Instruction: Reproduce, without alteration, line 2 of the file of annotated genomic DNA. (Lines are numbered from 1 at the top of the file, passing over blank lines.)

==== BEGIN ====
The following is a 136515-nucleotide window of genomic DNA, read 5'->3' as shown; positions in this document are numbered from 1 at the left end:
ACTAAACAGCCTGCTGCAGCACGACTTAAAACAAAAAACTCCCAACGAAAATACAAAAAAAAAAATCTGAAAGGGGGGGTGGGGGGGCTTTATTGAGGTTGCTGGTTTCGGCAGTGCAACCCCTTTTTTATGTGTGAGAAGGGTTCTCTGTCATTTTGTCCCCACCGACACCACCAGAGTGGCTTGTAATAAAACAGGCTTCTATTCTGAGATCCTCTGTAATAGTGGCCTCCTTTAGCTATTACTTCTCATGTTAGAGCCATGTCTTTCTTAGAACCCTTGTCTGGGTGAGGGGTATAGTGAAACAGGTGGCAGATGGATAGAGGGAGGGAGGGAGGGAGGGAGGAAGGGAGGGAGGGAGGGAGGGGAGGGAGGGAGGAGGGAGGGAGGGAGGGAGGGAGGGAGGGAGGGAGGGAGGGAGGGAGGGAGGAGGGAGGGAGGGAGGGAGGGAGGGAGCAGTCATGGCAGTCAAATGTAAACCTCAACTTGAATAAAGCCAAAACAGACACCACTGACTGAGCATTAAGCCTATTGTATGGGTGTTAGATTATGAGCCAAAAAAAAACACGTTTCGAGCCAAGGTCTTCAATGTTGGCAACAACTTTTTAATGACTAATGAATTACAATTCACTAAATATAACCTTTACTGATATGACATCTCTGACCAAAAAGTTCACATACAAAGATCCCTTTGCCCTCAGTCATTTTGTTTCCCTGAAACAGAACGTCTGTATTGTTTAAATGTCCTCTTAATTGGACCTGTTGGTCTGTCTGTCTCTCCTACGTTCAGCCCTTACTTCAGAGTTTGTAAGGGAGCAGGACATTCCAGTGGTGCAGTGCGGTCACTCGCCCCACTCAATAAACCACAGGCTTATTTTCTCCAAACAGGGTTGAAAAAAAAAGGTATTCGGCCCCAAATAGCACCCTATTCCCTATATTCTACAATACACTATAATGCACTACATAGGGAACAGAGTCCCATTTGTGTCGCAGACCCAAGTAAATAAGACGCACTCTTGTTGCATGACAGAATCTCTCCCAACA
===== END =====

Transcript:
ACTAAACAGCCTGCTGCAGCACGACTTAAAACAAAAAACTCCCAACGAAAATACAAAAAAAAAAATCTGAAAGGGGGGGTGGGGGGGCTTTATTGAGGTTGCTGGTTTCGGCAGTGCAACCCCTTTTTTATGTGTGAGAAGGGTTCTCTGTCATTTTGTCCCCACCGACACCACCAGAGTGGCTTGTAATAAAACAGGCTTCTATTCTGAGATCCTCTGTAATAGTGGCCTCCTTTAGCTATTACTTCTCATGTTAGAGCCATGTCTTTCTTAGAACCCTTGTCTGGGTGAGGGGTATAGTGAAACAGGTGGCAGATGGATAGAGGGAGGGAGGGAGGGAGGGAGGAAGGGAGGGAGGGAGGGAGGGGAGGGAGGGAGGAGGGAGGGAGGGAGGGAGGGAGGGAGGGAGGGAGGGAGGGAGGGAGGGAGGAGGGAGGGAGGGAGGGAGGGAGGGAGCAGTCATGGCAGTCAAATGTAAACCTCAACTTGAATAAAGCCAAAACAGACACCACTGACTGAGCATTAAGCCTATTGTATGGGTGTTAGATTATGAGCCAAAAAAAAACACGTTTCGAGCCAAGGTCTTCAATGTTGGCAACAACTTTTTAATGACTAATGAATTACAATTCACTAAATATAACCTTTACTGATATGACATCTCTGACCAAAAAGTTCACATACAAAGATCCCTTTGCCCTCAGTCATTTTGTTTCCCTGAAACAGAACGTCTGTATTGTTTAAATGTCCTCTTAATTGGACCTGTTGGTCTGTCTGTCTCTCCTACGTTCAGCCCTTACTTCAGAGTTTGTAAGGGAGCAGGACATTCCAGTGGTGCAGTGCGGTCACTCGCCCCACTCAATAAACCACAGGCTTATTTTCTCCAAACAGGGTTGAAAAAAAAAGGTATTCGGCCCCAAATAGCACCCTATTCCCTATATTCTACAATACACTATAATGCACTACATAGGGAACAGAGTCCCATTTGTGTCGCAGACCCAAGTAAATAAGACGCACTCTTGTTGCATGACAGAATCTCTCCCAACA